COSMIC SECRETS
The Enigmas on Mars 10
Mars Global Surveyor
MOC narrow-angle image R07-01100
Defrosting south polar terrain

"Lakes" on Mars?
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Credit: NASA/JPL/Malin Space Science Systems
Click on Photo for full original image

The image above shows three Martian lakes. They are just that! Frozen lakes near the south polar region. However they are not quite like lakes onEarth. Though there may indeed be water ice in these lakes like there is under the polar ice cap, the top layer is CO2 ice. The presence of the blackish material could indicate some type of lifeform similar to lichens on Earth. The fact thatthe black areas have been spoted in several regions on Mars and change with the seasons is further indication of possible life. Lichens from Earth would actually make a great transplant to the Martian environment as they require little water, can stand extremes of temperature, and consume CO2 like most plants. They do however give off a large volume of oxygen for such small plants, which makes them excellent candidates for early terraforming needs.


Huge Ice Deposits Cover South Pole of Mars

Excerpt:
WASHINGTON (Reuters) March 16, 2007

A spacecraft orbiting Mars has scanned huge deposits of water ice at its south pole so plentiful they would blanket the planet in 36 feet of water if they were liquid, scientists said Thursday.

The scientists used a joint NASA-Italian Space Agency radar instrument on the European Space Agency Mars Express spacecraft to gauge the thickness and volume of ice deposits at the Martian south pole covering an area larger than Texas.

The deposits, up to 2.3 miles thick, are under a polar cap of white frozen carbon dioxide and water, and appear to be composed of at least 90 percent frozen water, with dust mixed in, according to findings published in the journal Science.

Scientists have known that water exists in frozen form at the Martian poles, but this research produced the most accurate measurements of just how much there is.

SOURCE: CNN News

Below is a clip from the Polar Ice cap at the nouth pole showing the same bright white CO2 ice.
 

Credit: NASA/JPL/Malin Space Science Systems
Comments:
Polar Ice Caps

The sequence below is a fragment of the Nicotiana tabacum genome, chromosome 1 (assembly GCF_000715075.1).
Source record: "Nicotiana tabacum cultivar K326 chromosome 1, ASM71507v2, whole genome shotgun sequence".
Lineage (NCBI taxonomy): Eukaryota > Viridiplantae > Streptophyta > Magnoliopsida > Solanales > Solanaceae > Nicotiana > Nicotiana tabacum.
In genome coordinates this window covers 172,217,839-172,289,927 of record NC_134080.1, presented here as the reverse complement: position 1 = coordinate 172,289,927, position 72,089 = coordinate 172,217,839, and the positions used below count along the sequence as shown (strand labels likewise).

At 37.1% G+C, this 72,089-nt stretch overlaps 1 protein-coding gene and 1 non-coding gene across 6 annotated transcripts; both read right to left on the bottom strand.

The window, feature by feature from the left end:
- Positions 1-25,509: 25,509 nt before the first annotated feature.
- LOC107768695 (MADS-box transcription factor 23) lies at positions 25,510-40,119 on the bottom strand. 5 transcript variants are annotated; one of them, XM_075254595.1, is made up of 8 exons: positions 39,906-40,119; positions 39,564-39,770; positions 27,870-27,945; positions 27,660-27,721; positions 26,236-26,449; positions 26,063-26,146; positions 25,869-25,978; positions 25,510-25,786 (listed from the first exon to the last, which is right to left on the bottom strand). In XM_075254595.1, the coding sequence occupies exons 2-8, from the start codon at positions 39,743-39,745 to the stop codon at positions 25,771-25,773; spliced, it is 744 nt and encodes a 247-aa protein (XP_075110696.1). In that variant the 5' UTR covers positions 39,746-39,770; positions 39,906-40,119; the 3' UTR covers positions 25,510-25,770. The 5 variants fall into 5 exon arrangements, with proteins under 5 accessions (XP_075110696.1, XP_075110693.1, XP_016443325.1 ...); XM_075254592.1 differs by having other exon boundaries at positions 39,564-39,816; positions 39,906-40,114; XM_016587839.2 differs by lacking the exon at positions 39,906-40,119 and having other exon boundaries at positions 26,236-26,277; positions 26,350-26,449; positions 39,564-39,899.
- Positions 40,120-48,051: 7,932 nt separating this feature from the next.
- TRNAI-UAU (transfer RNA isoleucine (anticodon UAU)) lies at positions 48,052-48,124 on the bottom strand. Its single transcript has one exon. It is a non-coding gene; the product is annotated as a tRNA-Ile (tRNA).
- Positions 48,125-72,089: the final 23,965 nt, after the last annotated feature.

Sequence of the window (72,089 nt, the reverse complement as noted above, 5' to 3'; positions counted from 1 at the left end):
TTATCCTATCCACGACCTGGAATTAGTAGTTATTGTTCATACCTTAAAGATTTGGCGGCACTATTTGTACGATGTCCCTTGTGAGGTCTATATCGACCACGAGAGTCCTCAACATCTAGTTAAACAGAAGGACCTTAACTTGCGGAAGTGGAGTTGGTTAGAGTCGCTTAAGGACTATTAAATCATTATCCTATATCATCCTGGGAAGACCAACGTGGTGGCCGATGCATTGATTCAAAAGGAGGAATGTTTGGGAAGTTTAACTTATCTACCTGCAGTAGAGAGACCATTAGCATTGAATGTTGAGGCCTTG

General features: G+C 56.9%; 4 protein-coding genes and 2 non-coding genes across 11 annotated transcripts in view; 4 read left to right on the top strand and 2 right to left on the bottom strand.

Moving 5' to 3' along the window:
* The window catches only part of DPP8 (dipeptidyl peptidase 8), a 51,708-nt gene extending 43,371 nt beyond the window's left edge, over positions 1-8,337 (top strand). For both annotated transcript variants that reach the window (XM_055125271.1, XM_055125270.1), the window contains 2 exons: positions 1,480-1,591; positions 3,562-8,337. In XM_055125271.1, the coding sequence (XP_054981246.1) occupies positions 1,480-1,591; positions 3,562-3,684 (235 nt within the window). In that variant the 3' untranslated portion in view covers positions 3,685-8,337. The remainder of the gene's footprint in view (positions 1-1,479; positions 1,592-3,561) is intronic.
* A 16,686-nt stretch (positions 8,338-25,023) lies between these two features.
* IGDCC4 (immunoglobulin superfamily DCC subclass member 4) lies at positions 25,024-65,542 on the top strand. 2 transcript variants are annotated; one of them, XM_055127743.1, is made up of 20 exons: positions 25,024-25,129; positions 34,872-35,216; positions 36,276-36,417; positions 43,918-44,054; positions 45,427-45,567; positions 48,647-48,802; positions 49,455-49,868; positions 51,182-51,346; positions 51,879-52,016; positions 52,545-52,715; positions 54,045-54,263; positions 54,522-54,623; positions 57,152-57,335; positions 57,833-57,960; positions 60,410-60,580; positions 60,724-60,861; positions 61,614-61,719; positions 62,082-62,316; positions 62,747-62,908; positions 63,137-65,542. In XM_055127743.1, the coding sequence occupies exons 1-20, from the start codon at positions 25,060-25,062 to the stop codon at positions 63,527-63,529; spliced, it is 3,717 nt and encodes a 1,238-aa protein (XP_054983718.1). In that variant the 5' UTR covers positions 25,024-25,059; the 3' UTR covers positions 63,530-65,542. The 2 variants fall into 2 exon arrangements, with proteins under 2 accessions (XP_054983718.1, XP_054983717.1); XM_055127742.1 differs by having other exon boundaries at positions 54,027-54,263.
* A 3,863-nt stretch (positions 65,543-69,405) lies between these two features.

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Credit: NASA/JPL/Malin Space Science Systems

South Polar Cap in Summer Time...

S
Credit: NASA/JPL/Malin Space Science Systems

North Polar Cap and Clouds...
 

Credit: NASA/JPL/Malin Space Science Systems

Recent Martian Ice Age...


New Lake on Mars?
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Photograph courtesy ESA/DLR/FU Berlin (G.Neukum)
Excerpt:

August 2, 2005

Life on Mars? Who knows? Ice on Mars? Most definitely—and now we've got more cold, hard evidence.

On Thursday the European Space Agency released a rare photo of a Martian ice lake in the far northern reaches of the planet. Capping a swirl of dunes at the bottom of a 23-mile-wide (35-kilometer-wide) crater, the frozen lake is thought to exist year-round. The modest temperature and pressure changes in this latitude would not be enough to allow the ice to melt or evaporate.

Water, a key ingredient for life, is believed to have once flowed on Mars, etching the gorges that crisscross the red planet. Today water ice is abundant underground, cakes the poles, and may even form frozen, buried seas (see photo). But it is unusual to find lonely patches of ice away from the poles.

The new image, taken by the agency's Mars Express probe, shows largely true colors. But the depth of the crater's ice-fringed, 1.2-mile-deep (2-kilometer-deep) ridges is exaggerated by a factor of three.

—Ted Chamberlain 

SOURCE: National Geographic

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